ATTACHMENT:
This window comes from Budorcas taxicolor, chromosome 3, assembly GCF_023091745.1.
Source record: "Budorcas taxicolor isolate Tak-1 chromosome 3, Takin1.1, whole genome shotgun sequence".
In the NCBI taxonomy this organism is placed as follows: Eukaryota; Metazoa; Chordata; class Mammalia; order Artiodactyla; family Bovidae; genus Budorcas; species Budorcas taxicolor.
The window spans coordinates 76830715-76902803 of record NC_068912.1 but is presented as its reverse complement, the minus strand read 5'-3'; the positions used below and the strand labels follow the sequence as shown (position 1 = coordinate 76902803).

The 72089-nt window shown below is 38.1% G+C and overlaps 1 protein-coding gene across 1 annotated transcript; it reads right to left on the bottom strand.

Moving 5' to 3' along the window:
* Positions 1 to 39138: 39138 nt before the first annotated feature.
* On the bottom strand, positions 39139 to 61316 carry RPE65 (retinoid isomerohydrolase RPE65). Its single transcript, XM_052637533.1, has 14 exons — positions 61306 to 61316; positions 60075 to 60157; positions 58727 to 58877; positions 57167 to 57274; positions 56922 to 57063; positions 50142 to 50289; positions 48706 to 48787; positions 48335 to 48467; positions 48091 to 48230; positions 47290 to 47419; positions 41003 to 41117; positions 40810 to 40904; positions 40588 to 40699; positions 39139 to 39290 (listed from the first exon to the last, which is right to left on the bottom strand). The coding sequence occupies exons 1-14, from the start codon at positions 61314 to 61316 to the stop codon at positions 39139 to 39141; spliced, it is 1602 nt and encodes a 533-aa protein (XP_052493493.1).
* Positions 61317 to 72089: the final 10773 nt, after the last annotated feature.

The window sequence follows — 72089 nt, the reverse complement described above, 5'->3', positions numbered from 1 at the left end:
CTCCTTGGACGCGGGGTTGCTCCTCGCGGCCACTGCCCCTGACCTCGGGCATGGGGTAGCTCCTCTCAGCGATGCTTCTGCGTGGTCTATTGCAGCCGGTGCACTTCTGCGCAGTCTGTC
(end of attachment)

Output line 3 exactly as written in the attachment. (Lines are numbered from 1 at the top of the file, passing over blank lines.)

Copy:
In the NCBI taxonomy this organism is placed as follows: Eukaryota; Metazoa; Chordata; class Mammalia; order Artiodactyla; family Bovidae; genus Budorcas; species Budorcas taxicolor.